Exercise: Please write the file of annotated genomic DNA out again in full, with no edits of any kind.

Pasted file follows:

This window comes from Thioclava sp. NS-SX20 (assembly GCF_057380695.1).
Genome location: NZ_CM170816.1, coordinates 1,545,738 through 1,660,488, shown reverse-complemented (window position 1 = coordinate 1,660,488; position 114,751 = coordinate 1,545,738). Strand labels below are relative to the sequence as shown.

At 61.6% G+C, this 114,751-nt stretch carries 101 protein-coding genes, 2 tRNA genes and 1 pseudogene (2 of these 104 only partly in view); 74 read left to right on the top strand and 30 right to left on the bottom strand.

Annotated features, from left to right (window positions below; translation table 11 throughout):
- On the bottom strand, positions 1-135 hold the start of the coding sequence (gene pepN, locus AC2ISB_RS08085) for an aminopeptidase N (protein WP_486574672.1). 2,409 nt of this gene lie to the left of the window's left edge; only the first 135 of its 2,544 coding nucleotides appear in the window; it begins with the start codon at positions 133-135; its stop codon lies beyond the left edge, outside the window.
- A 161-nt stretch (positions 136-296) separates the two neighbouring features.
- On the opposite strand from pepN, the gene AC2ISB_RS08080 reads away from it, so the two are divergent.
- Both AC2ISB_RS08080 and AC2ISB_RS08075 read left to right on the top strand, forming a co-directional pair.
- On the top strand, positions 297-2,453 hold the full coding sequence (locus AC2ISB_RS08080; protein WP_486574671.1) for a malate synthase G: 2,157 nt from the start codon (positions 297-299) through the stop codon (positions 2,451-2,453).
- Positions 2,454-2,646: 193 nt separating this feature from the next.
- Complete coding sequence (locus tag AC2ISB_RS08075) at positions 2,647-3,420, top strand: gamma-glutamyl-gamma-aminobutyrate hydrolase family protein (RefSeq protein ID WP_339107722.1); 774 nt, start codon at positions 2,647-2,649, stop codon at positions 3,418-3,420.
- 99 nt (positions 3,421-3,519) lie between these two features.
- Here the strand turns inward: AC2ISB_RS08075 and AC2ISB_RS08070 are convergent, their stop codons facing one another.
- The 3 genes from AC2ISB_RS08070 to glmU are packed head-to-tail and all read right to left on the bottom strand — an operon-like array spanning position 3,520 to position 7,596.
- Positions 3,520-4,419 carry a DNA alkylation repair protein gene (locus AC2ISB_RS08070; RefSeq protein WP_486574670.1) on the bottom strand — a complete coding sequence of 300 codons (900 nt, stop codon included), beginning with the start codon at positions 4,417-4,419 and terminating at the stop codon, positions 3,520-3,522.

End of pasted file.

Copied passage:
This window comes from Thioclava sp. NS-SX20 (assembly GCF_057380695.1).
Genome location: NZ_CM170816.1, coordinates 1,545,738 through 1,660,488, shown reverse-complemented (window position 1 = coordinate 1,660,488; position 114,751 = coordinate 1,545,738). Strand labels below are relative to the sequence as shown.

At 61.6% G+C, this 114,751-nt stretch carries 101 protein-coding genes, 2 tRNA genes and 1 pseudogene (2 of these 104 only partly in view); 74 read left to right on the top strand and 30 right to left on the bottom strand.

Annotated features, from left to right (window positions below; translation table 11 throughout):
- On the bottom strand, positions 1-135 hold the start of the coding sequence (gene pepN, locus AC2ISB_RS08085) for an aminopeptidase N (protein WP_486574672.1). 2,409 nt of this gene lie to the left of the window's left edge; only the first 135 of its 2,544 coding nucleotides appear in the window; it begins with the start codon at positions 133-135; its stop codon lies beyond the left edge, outside the window.
- A 161-nt stretch (positions 136-296) separates the two neighbouring features.
- On the opposite strand from pepN, the gene AC2ISB_RS08080 reads away from it, so the two are divergent.
- Both AC2ISB_RS08080 and AC2ISB_RS08075 read left to right on the top strand, forming a co-directional pair.
- On the top strand, positions 297-2,453 hold the full coding sequence (locus AC2ISB_RS08080; protein WP_486574671.1) for a malate synthase G: 2,157 nt from the start codon (positions 297-299) through the stop codon (positions 2,451-2,453).
- Positions 2,454-2,646: 193 nt separating this feature from the next.
- Complete coding sequence (locus tag AC2ISB_RS08075) at positions 2,647-3,420, top strand: gamma-glutamyl-gamma-aminobutyrate hydrolase family protein (RefSeq protein ID WP_339107722.1); 774 nt, start codon at positions 2,647-2,649, stop codon at positions 3,418-3,420.
- 99 nt (positions 3,421-3,519) lie between these two features.
- Here the strand turns inward: AC2ISB_RS08075 and AC2ISB_RS08070 are convergent, their stop codons facing one another.
- The 3 genes from AC2ISB_RS08070 to glmU are packed head-to-tail and all read right to left on the bottom strand — an operon-like array spanning position 3,520 to position 7,596.
- Positions 3,520-4,419 carry a DNA alkylation repair protein gene (locus AC2ISB_RS08070; RefSeq protein WP_486574670.1) on the bottom strand — a complete coding sequence of 300 codons (900 nt, stop codon included), beginning with the start codon at positions 4,417-4,419 and terminating at the stop codon, positions 3,520-3,522.